Monthly Archives: September 2016

Choosing Your Stone Counter Thickness

Homeowners today have lot of choices when it comes to natural stone countertops. The type of stone, the color and the edge treatment are all considerations that a lot of homeowners are prepared to make when it’s time to visit the stone yard and choose their new counter. What many homeowners may not realize, however, is that for some stones, there is one more choice to be made, and that’s the thickness of the counter as well.

New House - Wayne, PA

The vast majority of stone slabs come in two standard thicknesses – 2cm and 3cm, or roughly translated, ¾-inch and 1-1/4-inch. Some stones, such as marble, are more likely to be found only in 2cm, while some granites may only be available in 3cm.

In some places, such as in the western part of the United States, the trend is to use a thinner counter – 2cm – regardless of where it is installed. In other places the trend is to use a thicker, 3cm, counter in the kitchen, while bar areas and bathroom counters use a thinner, 2cm stone.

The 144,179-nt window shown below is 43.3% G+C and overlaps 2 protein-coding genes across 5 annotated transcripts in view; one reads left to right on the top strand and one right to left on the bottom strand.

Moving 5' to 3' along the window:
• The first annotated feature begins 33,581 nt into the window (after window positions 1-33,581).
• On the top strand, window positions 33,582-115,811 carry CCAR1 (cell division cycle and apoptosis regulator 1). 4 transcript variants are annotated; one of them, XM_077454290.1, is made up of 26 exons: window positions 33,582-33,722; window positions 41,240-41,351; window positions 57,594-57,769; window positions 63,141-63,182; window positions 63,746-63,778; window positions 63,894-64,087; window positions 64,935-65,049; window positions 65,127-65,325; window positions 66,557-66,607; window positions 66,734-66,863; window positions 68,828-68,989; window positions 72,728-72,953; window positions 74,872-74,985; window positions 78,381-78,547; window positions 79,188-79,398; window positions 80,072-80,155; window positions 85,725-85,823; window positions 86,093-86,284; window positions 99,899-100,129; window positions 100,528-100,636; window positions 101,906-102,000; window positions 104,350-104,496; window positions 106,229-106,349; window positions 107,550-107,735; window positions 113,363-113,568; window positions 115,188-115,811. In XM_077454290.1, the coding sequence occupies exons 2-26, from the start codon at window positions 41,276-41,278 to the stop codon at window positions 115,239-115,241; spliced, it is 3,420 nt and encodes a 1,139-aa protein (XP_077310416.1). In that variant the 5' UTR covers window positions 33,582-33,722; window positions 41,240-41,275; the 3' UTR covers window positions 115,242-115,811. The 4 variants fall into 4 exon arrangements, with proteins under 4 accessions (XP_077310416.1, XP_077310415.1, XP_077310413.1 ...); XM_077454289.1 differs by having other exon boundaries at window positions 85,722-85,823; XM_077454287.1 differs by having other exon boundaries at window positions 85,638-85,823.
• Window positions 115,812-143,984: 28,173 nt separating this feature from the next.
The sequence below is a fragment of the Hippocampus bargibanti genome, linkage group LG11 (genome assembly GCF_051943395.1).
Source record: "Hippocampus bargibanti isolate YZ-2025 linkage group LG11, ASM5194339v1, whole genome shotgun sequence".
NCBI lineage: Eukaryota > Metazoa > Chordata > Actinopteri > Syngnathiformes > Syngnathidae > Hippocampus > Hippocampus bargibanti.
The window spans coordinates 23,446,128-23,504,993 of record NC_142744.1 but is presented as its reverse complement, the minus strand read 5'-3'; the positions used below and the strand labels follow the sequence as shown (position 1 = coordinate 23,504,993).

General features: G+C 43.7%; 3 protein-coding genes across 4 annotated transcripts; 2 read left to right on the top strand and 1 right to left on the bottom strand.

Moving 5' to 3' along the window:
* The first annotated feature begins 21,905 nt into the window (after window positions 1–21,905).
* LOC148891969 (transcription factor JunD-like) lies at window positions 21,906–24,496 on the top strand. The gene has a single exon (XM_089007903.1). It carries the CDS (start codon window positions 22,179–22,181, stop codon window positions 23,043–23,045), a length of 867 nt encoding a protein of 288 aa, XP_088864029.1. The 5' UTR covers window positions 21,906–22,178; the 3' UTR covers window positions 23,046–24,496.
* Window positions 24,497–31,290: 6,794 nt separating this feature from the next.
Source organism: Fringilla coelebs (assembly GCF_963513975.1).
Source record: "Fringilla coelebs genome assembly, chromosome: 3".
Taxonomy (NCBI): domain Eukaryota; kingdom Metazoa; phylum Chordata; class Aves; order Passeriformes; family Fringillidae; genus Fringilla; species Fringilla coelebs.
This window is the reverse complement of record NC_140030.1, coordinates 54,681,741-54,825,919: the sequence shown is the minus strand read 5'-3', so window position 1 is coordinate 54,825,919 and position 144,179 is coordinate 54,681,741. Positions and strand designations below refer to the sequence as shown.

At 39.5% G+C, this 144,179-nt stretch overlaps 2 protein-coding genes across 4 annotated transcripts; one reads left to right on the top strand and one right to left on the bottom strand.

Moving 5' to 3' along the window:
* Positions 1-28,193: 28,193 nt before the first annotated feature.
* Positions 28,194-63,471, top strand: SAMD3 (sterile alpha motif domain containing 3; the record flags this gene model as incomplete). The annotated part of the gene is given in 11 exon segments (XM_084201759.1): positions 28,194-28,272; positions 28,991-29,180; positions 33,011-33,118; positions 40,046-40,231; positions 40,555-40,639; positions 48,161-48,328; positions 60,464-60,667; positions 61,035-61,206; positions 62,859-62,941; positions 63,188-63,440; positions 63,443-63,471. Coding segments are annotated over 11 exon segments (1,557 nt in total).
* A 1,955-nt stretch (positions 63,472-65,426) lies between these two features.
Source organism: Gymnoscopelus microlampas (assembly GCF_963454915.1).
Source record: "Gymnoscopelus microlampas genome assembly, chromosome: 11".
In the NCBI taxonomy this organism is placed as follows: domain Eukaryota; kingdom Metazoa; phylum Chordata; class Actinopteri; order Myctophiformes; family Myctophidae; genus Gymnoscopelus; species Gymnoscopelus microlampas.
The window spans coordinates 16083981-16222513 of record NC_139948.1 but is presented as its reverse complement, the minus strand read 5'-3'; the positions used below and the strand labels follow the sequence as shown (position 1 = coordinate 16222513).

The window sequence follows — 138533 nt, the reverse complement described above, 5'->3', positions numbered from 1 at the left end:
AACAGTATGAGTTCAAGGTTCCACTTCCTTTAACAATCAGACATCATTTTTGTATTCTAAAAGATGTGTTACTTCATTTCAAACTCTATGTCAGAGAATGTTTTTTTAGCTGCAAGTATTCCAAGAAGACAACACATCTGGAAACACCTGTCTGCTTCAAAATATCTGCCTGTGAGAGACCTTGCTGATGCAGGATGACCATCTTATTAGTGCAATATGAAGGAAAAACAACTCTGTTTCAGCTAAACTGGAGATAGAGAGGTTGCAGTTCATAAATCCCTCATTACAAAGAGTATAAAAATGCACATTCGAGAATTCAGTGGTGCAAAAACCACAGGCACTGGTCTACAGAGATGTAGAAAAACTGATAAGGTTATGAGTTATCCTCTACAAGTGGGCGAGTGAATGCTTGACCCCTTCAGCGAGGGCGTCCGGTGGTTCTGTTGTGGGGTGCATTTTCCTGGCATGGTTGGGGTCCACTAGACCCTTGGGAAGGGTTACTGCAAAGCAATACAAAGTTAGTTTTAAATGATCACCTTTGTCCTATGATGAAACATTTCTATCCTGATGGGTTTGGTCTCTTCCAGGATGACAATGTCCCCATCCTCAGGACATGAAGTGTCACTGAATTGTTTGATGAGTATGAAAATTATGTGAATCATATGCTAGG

Generally, however, a larger slab counter like a kitchen will do better with a 3cm stone. This is because some 2cm stones may need additional support in order to avoid slight bowing or cracking over time. Many homeowners may choose to use the 2cm slab thinking that the less expensive stone fits into their budget better, but often the bracing required during installation brings the price back up again.

Occasionally, you may also find slab counters in 2 or even 3-inch thicknesses. These thick slabs are generally more expensive than the others, but other than in extreme overhangs, they don’t usually add a lot of additional structure or function to the stone.

For most large countertops, a 3cm thick stone is generally sufficient, provided that overhangs have enough support. If the stone you love only comes in 2cm, however, it can still make a beautiful, functional countertop, as long as reinforcements are used.

Stone thickness is often driven by availability, area trend, and price. Weigh these considerations together to find the best stone for your home.

Should You Hone Your Countertop?